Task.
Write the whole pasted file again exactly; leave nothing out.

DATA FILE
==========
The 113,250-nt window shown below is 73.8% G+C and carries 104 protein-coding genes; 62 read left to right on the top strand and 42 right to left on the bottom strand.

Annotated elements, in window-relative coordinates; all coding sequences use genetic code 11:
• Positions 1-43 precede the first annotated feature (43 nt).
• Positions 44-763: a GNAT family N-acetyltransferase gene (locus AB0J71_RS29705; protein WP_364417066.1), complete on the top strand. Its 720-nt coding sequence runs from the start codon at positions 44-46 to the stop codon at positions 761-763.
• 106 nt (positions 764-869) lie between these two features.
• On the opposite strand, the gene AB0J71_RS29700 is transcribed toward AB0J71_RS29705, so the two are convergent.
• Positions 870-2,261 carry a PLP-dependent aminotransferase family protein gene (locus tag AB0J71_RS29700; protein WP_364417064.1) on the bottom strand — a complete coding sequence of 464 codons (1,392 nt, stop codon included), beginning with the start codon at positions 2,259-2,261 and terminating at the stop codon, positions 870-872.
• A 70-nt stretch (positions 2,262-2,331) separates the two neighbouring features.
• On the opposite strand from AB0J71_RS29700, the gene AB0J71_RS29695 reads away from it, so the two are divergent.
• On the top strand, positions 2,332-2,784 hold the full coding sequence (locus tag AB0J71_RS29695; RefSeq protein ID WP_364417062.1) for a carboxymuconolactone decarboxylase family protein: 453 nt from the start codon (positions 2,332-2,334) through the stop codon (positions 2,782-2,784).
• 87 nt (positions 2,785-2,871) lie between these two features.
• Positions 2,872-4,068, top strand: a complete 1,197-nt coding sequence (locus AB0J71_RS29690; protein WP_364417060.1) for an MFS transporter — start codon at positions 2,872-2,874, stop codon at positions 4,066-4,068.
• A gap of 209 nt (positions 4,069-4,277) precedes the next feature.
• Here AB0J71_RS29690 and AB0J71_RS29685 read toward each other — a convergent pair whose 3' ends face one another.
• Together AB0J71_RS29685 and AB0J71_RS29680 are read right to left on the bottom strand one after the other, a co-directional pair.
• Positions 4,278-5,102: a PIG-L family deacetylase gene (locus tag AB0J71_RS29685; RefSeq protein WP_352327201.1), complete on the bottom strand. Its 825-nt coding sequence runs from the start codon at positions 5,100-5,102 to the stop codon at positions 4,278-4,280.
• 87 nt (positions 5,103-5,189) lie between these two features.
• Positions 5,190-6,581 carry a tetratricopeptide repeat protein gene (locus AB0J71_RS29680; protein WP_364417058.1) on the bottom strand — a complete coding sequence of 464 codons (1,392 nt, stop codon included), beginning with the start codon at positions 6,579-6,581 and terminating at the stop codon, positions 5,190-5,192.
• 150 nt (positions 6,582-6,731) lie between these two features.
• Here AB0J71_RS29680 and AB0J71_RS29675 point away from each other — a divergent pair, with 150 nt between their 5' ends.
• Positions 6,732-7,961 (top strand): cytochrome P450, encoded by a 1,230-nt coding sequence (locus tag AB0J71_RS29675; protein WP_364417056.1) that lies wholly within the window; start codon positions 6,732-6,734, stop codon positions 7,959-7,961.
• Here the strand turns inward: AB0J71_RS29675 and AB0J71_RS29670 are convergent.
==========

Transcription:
The 113,250-nt window shown below is 73.8% G+C and carries 104 protein-coding genes; 62 read left to right on the top strand and 42 right to left on the bottom strand.

Annotated elements, in window-relative coordinates; all coding sequences use genetic code 11:
• Positions 1-43 precede the first annotated feature (43 nt).
• Positions 44-763: a GNAT family N-acetyltransferase gene (locus AB0J71_RS29705; protein WP_364417066.1), complete on the top strand. Its 720-nt coding sequence runs from the start codon at positions 44-46 to the stop codon at positions 761-763.
• 106 nt (positions 764-869) lie between these two features.
• On the opposite strand, the gene AB0J71_RS29700 is transcribed toward AB0J71_RS29705, so the two are convergent.
• Positions 870-2,261 carry a PLP-dependent aminotransferase family protein gene (locus tag AB0J71_RS29700; protein WP_364417064.1) on the bottom strand — a complete coding sequence of 464 codons (1,392 nt, stop codon included), beginning with the start codon at positions 2,259-2,261 and terminating at the stop codon, positions 870-872.
• A 70-nt stretch (positions 2,262-2,331) separates the two neighbouring features.
• On the opposite strand from AB0J71_RS29700, the gene AB0J71_RS29695 reads away from it, so the two are divergent.
• On the top strand, positions 2,332-2,784 hold the full coding sequence (locus tag AB0J71_RS29695; RefSeq protein ID WP_364417062.1) for a carboxymuconolactone decarboxylase family protein: 453 nt from the start codon (positions 2,332-2,334) through the stop codon (positions 2,782-2,784).
• 87 nt (positions 2,785-2,871) lie between these two features.
• Positions 2,872-4,068, top strand: a complete 1,197-nt coding sequence (locus AB0J71_RS29690; protein WP_364417060.1) for an MFS transporter — start codon at positions 2,872-2,874, stop codon at positions 4,066-4,068.
• A gap of 209 nt (positions 4,069-4,277) precedes the next feature.
• Here AB0J71_RS29690 and AB0J71_RS29685 read toward each other — a convergent pair whose 3' ends face one another.
• Together AB0J71_RS29685 and AB0J71_RS29680 are read right to left on the bottom strand one after the other, a co-directional pair.
• Positions 4,278-5,102: a PIG-L family deacetylase gene (locus tag AB0J71_RS29685; RefSeq protein WP_352327201.1), complete on the bottom strand. Its 825-nt coding sequence runs from the start codon at positions 5,100-5,102 to the stop codon at positions 4,278-4,280.
• 87 nt (positions 5,103-5,189) lie between these two features.
• Positions 5,190-6,581 carry a tetratricopeptide repeat protein gene (locus AB0J71_RS29680; protein WP_364417058.1) on the bottom strand — a complete coding sequence of 464 codons (1,392 nt, stop codon included), beginning with the start codon at positions 6,579-6,581 and terminating at the stop codon, positions 5,190-5,192.
• 150 nt (positions 6,582-6,731) lie between these two features.
• Here AB0J71_RS29680 and AB0J71_RS29675 point away from each other — a divergent pair, with 150 nt between their 5' ends.
• Positions 6,732-7,961 (top strand): cytochrome P450, encoded by a 1,230-nt coding sequence (locus tag AB0J71_RS29675; protein WP_364417056.1) that lies wholly within the window; start codon positions 6,732-6,734, stop codon positions 7,959-7,961.
• Here the strand turns inward: AB0J71_RS29675 and AB0J71_RS29670 are convergent.